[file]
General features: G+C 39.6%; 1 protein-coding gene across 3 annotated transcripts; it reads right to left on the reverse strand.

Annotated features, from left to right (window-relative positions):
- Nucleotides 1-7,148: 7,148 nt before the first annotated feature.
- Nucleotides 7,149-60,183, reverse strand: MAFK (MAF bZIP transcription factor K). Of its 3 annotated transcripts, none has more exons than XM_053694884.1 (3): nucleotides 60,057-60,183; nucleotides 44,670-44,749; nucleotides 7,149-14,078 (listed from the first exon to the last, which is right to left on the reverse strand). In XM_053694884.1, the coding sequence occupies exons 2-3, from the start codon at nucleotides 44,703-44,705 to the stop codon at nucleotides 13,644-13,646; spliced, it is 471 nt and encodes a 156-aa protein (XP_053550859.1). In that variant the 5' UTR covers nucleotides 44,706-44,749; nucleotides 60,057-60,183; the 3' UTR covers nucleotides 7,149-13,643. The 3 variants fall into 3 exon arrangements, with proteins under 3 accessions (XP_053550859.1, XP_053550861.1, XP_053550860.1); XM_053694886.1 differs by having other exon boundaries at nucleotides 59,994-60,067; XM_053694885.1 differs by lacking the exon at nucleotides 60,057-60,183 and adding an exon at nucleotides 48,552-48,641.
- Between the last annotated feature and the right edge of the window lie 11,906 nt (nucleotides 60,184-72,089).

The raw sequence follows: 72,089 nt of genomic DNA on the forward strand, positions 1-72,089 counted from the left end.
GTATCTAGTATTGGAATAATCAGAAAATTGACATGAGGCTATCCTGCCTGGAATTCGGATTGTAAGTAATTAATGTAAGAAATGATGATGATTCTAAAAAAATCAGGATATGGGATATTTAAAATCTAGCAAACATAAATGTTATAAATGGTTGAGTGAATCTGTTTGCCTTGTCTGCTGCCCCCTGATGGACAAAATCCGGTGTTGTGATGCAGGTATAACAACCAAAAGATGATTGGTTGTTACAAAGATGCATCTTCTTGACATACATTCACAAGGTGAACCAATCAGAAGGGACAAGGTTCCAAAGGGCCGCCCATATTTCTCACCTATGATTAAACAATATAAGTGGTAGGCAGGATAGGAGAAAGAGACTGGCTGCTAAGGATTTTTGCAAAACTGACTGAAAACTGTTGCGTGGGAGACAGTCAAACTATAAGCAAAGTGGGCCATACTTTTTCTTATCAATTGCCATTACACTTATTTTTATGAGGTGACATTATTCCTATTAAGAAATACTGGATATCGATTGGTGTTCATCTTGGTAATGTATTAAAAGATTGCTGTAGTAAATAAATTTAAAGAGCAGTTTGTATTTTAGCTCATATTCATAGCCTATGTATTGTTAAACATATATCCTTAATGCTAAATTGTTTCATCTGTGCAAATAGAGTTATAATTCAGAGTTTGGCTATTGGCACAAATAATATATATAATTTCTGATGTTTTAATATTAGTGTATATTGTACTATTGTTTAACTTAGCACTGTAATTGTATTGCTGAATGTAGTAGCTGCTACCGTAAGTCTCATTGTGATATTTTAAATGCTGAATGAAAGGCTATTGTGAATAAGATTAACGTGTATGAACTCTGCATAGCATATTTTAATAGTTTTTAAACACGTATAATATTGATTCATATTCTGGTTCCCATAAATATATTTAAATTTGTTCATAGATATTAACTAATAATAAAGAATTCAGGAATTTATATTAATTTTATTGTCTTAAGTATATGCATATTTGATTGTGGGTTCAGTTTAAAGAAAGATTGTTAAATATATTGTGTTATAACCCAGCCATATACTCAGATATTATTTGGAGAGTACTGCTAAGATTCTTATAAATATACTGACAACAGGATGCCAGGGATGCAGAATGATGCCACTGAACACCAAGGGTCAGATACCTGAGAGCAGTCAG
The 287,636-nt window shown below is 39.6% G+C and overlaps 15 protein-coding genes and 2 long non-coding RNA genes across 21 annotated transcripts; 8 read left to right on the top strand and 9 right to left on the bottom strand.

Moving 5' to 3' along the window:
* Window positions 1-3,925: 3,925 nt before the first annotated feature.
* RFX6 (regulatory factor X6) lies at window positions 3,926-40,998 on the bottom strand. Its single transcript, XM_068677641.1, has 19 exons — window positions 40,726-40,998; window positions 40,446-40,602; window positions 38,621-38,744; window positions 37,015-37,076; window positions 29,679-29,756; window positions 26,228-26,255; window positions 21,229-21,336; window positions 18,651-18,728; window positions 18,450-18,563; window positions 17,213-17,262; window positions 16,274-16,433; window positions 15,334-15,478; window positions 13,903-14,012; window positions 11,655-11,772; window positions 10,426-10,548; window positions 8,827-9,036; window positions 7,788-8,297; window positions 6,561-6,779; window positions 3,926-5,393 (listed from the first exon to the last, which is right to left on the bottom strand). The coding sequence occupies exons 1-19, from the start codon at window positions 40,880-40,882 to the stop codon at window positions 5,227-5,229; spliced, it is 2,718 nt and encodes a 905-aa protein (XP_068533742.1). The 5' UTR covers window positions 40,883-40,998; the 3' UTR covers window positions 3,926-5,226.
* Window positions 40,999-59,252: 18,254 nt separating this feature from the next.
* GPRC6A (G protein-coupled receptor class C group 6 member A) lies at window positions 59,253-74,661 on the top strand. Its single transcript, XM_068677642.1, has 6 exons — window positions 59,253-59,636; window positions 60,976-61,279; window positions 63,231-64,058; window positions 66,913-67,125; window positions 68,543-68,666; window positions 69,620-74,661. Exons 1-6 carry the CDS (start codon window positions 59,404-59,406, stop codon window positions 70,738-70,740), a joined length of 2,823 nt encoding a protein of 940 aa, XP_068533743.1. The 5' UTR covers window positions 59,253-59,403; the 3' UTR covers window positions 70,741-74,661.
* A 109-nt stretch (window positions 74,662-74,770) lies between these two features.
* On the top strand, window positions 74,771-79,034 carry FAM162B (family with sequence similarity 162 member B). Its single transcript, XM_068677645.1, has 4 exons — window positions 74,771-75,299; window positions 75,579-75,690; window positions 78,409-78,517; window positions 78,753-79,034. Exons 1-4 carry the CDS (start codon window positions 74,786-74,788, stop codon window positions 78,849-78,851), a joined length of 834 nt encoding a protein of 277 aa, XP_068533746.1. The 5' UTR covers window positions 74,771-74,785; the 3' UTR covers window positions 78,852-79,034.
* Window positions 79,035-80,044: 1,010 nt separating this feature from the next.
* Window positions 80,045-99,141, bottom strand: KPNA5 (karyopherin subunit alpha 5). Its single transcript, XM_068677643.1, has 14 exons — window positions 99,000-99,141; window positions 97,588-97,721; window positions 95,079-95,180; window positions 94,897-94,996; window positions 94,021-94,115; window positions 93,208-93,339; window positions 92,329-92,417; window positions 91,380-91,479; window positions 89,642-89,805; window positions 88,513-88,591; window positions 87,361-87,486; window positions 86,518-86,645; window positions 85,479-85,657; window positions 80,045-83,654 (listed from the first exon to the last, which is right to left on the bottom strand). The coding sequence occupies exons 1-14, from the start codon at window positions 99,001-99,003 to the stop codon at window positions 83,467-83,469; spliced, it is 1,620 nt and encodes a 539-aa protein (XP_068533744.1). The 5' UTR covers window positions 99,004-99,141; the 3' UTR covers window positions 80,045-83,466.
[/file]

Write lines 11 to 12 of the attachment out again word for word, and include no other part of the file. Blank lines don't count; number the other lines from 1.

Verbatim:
* RFX6 (regulatory factor X6) lies at window positions 3,926-40,998 on the bottom strand. Its single transcript, XM_068677641.1, has 19 exons — window positions 40,726-40,998; window positions 40,446-40,602; window positions 38,621-38,744; window positions 37,015-37,076; window positions 29,679-29,756; window positions 26,228-26,255; window positions 21,229-21,336; window positions 18,651-18,728; window positions 18,450-18,563; window positions 17,213-17,262; window positions 16,274-16,433; window positions 15,334-15,478; window positions 13,903-14,012; window positions 11,655-11,772; window positions 10,426-10,548; window positions 8,827-9,036; window positions 7,788-8,297; window positions 6,561-6,779; window positions 3,926-5,393 (listed from the first exon to the last, which is right to left on the bottom strand). The coding sequence occupies exons 1-19, from the start codon at window positions 40,880-40,882 to the stop codon at window positions 5,227-5,229; spliced, it is 2,718 nt and encodes a 905-aa protein (XP_068533742.1). The 5' UTR covers window positions 40,883-40,998; the 3' UTR covers window positions 3,926-5,226.
* Window positions 40,999-59,252: 18,254 nt separating this feature from the next.